Hereditary hemochromatosis (HH) is the most common inherited disorder in people of Northern European descent. Over 83% of the cases of HH result from a single mutation of a Cys to Tyr in the HH protein, HFE. This mutation causes a recessive disease resulting in an accumulation of iron in selected tissues. Iron overload damages these organs leading to cirrhosis of the liver, diabetes, cardiomyopathy, and arthritis. The mechanism by which HFE influences iron homeostasis in cells and in the body remains elusive. Lack of functional HFE in humans produces the opposite effects in different cell types in the body. In the early stages of the disease, Kupffer cells in the liver and enterocytes in the intestine cells are iron depleted and have low intracellular ferritin levels, whereas hepatocytes in the liver are iron overloaded and have high intracellular iron levels. Whether these are direct or indirect effects of HFE function is not known. In order to address this question and to understand the molecular mechanisms by which HFE influences iron homeostasis, cell lines have been developed that when transfected with HFE show either increases or decreases in iron levels.
The aims of this proposal are focused on finding the basis of the opposite effects of HFE function in different cell types. The hypothesis that HFE alters iron homeostasis by interacting different proteins in different cell lines will be tested. Chimeric HFE proteins will be made to define the domains of HFE responsible for the alterations in iron homeostasis and site-directed mutagenesis will be used for finer mapping of the domains. The HFE protein complex could be directly regulating intracellular iron levels or signaling independently of intracellular iron levels. New genes that functionally couple to HFE will be identified in a high throughput screen. The hypothesis that HFE alters gene expression in an iron-dependent manner will be tested by microarray analysis of cells expressing and not expressing HFE. Finally, the hypothesis that HFE acts to regulate iron homeostasis in hepatocytes solely through controlling intracellular iron levels will be tested using a hepatic cell line and orimary hepatocytes. The long term goal of this work is to understand the function of HFE.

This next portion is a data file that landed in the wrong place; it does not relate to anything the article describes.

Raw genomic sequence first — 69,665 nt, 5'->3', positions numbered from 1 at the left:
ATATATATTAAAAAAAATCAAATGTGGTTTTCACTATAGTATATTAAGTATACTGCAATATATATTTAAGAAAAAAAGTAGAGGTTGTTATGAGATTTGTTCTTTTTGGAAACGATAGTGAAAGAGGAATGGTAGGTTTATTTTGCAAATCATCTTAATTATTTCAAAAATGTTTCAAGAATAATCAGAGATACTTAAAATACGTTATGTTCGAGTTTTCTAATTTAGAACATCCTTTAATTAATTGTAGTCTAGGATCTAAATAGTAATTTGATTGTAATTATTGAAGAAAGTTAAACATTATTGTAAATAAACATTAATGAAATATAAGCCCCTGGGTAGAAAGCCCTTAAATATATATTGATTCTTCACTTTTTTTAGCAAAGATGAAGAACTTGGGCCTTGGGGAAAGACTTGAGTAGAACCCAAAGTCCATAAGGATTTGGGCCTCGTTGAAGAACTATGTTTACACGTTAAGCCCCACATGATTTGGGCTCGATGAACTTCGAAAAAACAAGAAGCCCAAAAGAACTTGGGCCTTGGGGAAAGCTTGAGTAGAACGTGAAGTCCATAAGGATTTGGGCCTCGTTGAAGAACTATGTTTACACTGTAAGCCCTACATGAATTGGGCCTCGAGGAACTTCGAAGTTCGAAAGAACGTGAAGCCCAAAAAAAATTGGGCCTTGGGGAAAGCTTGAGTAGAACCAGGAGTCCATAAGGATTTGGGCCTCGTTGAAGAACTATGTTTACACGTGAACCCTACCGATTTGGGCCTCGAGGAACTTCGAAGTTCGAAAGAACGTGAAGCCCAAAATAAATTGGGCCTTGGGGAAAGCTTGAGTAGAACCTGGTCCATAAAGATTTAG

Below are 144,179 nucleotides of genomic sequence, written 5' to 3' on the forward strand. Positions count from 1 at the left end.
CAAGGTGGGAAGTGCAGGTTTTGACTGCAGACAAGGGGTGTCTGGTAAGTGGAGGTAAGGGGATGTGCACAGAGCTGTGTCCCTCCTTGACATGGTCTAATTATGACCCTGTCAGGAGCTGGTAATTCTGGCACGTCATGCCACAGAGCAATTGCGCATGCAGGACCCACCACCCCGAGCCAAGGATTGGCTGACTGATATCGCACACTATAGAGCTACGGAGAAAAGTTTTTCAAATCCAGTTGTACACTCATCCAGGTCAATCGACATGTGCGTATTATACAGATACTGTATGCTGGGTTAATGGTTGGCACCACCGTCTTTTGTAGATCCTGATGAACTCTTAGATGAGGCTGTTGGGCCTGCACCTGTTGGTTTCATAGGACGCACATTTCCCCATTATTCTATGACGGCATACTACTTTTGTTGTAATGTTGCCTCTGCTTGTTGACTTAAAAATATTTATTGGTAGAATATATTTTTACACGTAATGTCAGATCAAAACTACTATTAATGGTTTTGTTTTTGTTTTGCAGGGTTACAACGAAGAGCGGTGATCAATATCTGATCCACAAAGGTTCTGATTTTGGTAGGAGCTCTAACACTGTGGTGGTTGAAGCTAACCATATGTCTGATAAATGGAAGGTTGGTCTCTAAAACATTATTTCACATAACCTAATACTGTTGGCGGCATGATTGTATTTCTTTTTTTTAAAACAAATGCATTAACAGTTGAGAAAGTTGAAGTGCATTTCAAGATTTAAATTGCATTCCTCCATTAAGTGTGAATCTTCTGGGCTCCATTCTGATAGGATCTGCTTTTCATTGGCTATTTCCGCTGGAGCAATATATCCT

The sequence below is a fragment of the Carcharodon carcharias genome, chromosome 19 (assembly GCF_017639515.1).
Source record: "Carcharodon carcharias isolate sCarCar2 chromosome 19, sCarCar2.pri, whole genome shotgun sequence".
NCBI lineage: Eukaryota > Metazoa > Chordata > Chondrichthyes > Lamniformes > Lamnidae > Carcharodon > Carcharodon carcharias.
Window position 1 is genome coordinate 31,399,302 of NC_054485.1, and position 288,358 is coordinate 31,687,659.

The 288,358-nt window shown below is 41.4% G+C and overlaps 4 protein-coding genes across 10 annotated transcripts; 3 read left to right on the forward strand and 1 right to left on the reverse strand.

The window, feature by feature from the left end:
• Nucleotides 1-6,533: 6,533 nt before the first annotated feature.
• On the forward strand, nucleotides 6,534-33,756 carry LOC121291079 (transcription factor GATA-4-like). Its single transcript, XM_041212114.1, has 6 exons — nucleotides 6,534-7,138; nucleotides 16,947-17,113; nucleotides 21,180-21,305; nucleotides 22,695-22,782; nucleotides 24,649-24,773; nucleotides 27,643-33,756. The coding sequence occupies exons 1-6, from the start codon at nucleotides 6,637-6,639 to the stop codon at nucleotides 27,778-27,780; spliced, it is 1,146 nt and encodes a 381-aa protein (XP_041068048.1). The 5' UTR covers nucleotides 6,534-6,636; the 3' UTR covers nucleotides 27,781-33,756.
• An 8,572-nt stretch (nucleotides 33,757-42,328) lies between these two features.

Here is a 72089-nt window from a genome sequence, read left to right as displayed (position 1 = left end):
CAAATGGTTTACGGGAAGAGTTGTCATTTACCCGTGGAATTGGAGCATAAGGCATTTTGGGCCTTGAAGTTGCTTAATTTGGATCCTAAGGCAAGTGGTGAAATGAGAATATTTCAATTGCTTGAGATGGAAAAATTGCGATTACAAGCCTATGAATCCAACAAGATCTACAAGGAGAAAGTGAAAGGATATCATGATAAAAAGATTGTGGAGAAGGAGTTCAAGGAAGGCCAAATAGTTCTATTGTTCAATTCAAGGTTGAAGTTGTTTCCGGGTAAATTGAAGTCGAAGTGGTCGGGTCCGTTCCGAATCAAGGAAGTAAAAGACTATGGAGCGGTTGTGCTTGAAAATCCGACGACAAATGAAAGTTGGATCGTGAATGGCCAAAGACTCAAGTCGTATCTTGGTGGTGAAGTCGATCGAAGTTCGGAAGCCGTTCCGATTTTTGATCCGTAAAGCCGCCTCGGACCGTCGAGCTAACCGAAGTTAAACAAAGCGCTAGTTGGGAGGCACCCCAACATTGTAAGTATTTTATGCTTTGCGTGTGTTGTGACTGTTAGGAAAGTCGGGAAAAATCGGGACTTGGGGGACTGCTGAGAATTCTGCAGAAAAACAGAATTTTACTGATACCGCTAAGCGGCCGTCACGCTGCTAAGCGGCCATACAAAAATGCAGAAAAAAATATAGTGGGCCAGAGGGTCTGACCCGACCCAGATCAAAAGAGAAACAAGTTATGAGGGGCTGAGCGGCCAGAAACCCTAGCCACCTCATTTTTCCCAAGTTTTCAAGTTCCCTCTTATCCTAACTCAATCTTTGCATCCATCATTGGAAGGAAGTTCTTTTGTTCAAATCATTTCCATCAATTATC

Agency
National Institute of Health (NIH)
Institute
National Institute of Diabetes and Digestive and Kidney Diseases (NIDDK)
Type
Research Project (R01)
Project #
3R01DK054488-06S1
Application #
7177236
Study Section
Metallobiochemistry Study Section (BMT)
Program Officer
Wright, Daniel G
Project Start
2000-03-01
Project End
2010-02-28
Budget Start
2006-03-01
Budget End
2007-02-28
Support Year
6
Fiscal Year
2006
Total Cost
$10,167
Indirect Cost
Name
Oregon Health and Science University
Department
Anatomy/Cell Biology
Type
Schools of Medicine
DUNS #
096997515
City
Portland
State
OR
Country
United States
Zip Code
97239
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Zhao, Ningning; Gao, Junwei; Enns, Caroline A et al. (2010) ZRT/IRT-like protein 14 (ZIP14) promotes the cellular assimilation of iron from transferrin. J Biol Chem 285:32141-50

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